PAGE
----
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Takuma Sato becomes 1st Japanese to win Indy 500

Takuma Sato scored a landmark win for Japanese motor racing
Sunday, becoming the first driver from his country to win the
Indianapolis 500.

The 40-year-old Sato, who made the jump from Formula One to
IndyCar in 2010, edged the race's three-time champion Helio
Castroneves for the victory after starting fourth on the grid. Rookie
Ed Jones was third.

The previous best at the Indy 500 by a Japanese driver was
Toranosuke Takagi's fifth place in 2003. Sato had never fared better
than 13th in 2013 and 2015 in "The Greatest Spectacle in Racing," and
his only other IndyCar win came in 2013, when he won on the Long
Beach street circuit.

"Unbelievable feeling," said Sato, who, as is the tradition,
doused himself with a bottle of milk and got a huge hug from team
owner Michael Andretti. "It was obviously a tough, tough race. Helio
drives really fair so I can trust him, I can really come from the

"Fantastic, fantastic race. I hope the crowd enjoyed it," said

Sato had come close to winning the Indy 500 once before in 2012,
when he crashed on the final lap while trying to top Dario
Franchitti. Sato, who joined Andretti Autosport this season, overtook
Castroneves with five laps to go and held off the Brazilian by 0.2
seconds for the win.

"This time I was pointing in the right direction, wasn't I?" the
Tokyo native said, referring to the 2012 race. "It's beautiful. I
dreamed of something like this."

"Until three laps to go, I didn't know. When Helio came side by
side with three laps to go, that was the moment you've got to go for
it, run it flat. And we did it and we pulled away."

Andretti was full of praise for his driver's "superb" effort.

"I watched him very closely. There's many times where he was in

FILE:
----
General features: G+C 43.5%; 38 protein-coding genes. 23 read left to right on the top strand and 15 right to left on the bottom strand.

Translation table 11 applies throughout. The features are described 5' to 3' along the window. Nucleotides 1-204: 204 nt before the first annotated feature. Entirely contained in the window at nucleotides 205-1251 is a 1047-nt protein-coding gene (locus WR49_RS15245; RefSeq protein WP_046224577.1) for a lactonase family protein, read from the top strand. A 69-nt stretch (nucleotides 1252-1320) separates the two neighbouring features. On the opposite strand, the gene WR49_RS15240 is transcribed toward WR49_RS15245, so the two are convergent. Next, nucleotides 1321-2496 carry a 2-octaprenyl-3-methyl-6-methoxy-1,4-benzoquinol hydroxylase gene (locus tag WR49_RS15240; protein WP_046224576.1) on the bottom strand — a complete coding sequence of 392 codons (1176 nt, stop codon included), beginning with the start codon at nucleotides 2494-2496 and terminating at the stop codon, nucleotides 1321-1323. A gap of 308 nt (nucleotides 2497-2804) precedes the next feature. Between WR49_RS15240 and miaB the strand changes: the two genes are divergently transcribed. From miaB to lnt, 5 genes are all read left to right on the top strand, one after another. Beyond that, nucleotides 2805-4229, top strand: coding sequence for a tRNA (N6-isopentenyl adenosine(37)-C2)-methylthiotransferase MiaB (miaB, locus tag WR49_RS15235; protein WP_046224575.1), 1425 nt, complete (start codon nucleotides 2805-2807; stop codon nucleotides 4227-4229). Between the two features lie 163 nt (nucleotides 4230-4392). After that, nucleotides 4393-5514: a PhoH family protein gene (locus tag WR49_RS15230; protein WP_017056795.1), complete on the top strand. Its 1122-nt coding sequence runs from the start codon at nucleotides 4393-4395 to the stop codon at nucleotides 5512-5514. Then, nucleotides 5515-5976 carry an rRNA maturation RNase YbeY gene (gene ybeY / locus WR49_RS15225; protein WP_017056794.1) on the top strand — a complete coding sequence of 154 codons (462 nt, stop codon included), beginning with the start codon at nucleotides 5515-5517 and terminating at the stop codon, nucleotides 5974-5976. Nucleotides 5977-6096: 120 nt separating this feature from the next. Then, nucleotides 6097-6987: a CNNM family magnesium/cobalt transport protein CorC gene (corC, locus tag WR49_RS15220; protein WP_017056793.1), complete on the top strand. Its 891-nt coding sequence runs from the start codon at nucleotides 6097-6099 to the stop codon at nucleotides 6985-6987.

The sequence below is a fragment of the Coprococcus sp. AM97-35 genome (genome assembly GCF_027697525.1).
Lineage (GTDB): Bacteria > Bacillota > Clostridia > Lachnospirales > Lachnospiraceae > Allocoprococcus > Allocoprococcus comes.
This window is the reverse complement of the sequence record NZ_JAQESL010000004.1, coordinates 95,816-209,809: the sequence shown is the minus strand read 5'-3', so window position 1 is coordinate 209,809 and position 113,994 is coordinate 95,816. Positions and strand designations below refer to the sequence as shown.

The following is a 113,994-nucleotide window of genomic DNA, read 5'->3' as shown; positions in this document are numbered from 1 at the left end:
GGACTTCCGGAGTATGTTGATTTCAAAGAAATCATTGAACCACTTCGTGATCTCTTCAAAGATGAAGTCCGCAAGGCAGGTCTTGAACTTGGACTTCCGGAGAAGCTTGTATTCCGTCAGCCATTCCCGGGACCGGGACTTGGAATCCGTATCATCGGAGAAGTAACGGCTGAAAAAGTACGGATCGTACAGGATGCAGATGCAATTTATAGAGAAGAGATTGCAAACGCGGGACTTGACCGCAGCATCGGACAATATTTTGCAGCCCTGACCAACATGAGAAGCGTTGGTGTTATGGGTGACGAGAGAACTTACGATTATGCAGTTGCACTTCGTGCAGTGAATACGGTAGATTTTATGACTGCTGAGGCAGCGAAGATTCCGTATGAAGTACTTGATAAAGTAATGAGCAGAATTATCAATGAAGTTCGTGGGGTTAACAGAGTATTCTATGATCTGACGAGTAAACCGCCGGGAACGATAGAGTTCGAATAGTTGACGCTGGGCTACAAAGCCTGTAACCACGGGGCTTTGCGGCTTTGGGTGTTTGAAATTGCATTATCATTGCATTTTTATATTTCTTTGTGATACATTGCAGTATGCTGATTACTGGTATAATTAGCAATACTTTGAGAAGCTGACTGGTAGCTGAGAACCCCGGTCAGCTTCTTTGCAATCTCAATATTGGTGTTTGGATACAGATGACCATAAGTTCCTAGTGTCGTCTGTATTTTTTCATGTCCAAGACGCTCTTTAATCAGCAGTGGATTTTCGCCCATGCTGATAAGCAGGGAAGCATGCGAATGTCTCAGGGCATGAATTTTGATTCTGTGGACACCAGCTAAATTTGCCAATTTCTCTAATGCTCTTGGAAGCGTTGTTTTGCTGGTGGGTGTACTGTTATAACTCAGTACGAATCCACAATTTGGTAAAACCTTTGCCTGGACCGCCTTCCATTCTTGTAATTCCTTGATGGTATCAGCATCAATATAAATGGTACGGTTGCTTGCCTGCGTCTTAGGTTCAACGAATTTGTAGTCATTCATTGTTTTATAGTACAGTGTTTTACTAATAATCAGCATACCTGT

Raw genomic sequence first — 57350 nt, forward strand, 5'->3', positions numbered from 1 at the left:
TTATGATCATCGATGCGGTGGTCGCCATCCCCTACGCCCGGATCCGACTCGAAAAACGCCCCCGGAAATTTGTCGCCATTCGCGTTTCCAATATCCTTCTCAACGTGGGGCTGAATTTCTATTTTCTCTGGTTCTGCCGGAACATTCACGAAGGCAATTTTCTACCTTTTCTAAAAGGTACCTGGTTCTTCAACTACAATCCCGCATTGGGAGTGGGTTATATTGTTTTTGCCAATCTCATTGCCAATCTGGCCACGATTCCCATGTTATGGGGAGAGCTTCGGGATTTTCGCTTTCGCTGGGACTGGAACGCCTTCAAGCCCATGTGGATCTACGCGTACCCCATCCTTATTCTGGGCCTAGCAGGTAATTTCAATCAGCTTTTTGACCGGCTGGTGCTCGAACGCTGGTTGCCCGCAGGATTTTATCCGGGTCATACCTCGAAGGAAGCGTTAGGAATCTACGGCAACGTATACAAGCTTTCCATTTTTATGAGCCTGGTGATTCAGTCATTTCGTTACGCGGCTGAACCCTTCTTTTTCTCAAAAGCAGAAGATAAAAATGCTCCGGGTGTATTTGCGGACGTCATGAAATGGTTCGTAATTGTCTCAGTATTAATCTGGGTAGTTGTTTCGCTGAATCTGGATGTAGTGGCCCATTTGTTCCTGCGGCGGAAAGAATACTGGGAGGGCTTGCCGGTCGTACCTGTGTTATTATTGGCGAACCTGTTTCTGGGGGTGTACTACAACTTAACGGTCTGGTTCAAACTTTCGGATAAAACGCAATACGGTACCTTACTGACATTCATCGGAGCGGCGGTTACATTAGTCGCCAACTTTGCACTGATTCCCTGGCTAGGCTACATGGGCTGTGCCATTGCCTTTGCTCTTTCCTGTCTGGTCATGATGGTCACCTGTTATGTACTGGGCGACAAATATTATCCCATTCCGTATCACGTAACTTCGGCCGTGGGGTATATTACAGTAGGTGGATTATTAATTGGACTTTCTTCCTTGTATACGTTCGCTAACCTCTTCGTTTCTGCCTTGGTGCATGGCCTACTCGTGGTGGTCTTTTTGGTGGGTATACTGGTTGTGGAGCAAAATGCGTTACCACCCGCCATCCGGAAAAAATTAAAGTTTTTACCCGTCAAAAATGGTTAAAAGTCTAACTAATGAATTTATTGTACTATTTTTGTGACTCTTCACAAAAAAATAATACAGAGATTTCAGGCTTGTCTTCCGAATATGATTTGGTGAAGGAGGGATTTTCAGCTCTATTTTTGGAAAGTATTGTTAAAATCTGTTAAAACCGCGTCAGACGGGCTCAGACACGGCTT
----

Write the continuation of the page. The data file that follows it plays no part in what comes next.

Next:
a difficult situation and he would get out of the situation," said
Andretti, who like Sato drove both in F1 and IndyCar. "But when he
had to go, he went."

"I know how big this news is going to be tomorrow when they wake
up in Japan. This is going to be huge and I am happy that we were
able to give them a win with our Japanese driver here."

"Takuma brought a lot to our team, he has a ton of experience,
he's very technical. And on top of that he's a great guy. So he's
just a great part of the team and he's done everything that I thought
he was going to do. I knew he was going to be fast here and he
definitely didn't let us down."

Sato became the only Japanese driver to have reached the podium
in both IndyCar and F1. He came in third at the 2004 U.S. Grand Prix
when he was with the now-defunct BAR Honda F1 team.

Sato accomplished Sunday's feat 26 years after the first
Japanese drove at Indianapolis Motor Speedway, where Hiro Matsushita
-- the grandson of the late Panasonic founder Konosuke Matsushita --
took a crack at the race around the famous "Brickyard."

Sato dedicated the triumph to his fans back home.

"This victory is beyond big," he said. "I can't even imagine how
this will go down in Japan. There were some people who came over all
the way from Japan for this."

"I was able to give them a fantastic result, and I'm so proud of
this win which we achieved as a team. I hope all those who suffered
from the earthquake and tsunami in eastern Japan are able to take
some joy from this," he said, referring to the March 2011 disaster.
(May 29)

Takuma Sato (L) speaks in an interview with local media after becoming
the first Japanese driver to win the Indianapolis 500 in Indianapolis,
Indiana, on May 28, 2017. The 40-year-old Sato, a former Formula
One driver, edged the race's three-time champion Helio Castroneves
for the victory. (Kyodo)
Takuma Sato's exclusive story
by Chicago Shimpo